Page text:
“California has really moved its budget in the right direction in recent years. And at the same time, that momentum is threatened to some extent, by the inability of decision-makers in Washington to reach agreement,” says Jason Sisney with the non-partisan Legislative Analyst’s office.
Sisney says a potential shutdown and the upcoming debt ceiling fight could do severe harm to California’s recovering economy by reducing state revenues and pushing the state back into a deficit. He's especially worried about what would happen if the U.S. were to default on its debt.
“We’ve had shutdowns in the past – in the mid-90s. They may be disruptive; they may affect consumer confidence. But the effect of the federal government not reaching agreement on the debt ceiling could be much greater,” Sisney says.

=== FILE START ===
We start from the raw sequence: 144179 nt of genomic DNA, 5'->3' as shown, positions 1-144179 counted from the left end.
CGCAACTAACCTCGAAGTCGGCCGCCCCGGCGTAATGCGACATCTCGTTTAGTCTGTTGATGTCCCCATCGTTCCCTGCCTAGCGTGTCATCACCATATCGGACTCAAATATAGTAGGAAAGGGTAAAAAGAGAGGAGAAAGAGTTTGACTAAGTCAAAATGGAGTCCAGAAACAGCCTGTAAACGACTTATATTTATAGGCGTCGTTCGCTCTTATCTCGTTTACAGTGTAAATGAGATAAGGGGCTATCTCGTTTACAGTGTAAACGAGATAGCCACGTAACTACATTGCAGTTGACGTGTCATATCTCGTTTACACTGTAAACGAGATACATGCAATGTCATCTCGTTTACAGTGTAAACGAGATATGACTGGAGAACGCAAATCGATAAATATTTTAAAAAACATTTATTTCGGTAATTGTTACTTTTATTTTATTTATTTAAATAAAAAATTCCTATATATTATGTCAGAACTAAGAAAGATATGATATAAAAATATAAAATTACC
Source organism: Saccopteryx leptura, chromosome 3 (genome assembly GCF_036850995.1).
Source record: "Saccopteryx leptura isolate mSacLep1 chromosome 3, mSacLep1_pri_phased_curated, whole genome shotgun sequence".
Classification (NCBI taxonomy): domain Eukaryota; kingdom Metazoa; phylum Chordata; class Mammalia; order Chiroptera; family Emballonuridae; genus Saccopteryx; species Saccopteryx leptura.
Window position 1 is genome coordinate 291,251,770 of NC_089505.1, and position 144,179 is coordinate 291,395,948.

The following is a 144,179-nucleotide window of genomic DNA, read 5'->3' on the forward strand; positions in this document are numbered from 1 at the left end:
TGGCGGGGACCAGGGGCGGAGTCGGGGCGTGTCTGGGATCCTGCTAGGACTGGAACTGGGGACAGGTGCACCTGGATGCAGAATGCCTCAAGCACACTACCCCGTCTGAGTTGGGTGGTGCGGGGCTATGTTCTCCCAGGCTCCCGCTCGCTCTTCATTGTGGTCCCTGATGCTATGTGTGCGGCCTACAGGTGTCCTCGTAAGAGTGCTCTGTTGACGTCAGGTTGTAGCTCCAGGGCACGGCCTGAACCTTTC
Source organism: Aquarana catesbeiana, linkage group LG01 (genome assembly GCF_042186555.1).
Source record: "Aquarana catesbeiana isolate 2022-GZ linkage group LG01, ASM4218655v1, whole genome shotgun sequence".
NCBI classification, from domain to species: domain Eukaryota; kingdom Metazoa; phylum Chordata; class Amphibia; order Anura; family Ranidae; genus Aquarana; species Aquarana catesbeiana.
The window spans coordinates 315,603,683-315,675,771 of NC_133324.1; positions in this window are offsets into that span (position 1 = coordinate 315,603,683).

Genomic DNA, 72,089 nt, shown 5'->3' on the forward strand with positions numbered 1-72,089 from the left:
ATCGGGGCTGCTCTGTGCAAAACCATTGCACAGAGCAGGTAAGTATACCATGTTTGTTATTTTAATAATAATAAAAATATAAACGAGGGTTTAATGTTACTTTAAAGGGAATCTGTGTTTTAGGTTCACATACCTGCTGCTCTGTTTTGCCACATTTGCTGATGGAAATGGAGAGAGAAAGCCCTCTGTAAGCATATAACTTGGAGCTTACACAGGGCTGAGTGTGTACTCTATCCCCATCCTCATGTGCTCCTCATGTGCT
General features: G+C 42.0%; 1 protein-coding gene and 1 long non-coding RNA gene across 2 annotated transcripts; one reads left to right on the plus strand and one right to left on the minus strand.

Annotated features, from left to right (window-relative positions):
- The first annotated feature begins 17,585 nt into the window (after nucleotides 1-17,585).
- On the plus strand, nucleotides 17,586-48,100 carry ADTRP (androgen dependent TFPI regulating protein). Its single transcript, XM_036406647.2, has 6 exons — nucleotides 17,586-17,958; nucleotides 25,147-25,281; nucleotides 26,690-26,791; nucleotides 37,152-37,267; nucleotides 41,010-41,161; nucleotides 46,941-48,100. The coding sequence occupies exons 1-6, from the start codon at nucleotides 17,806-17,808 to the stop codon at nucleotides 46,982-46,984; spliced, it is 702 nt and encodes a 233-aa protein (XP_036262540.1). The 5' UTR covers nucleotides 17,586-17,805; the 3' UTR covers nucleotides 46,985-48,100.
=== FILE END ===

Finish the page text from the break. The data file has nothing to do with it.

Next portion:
The governor’s Department of Finance says all state programs and services have enough funding to keep operating for the next month. After that, some programs like food stamps and school lunches could run out of money.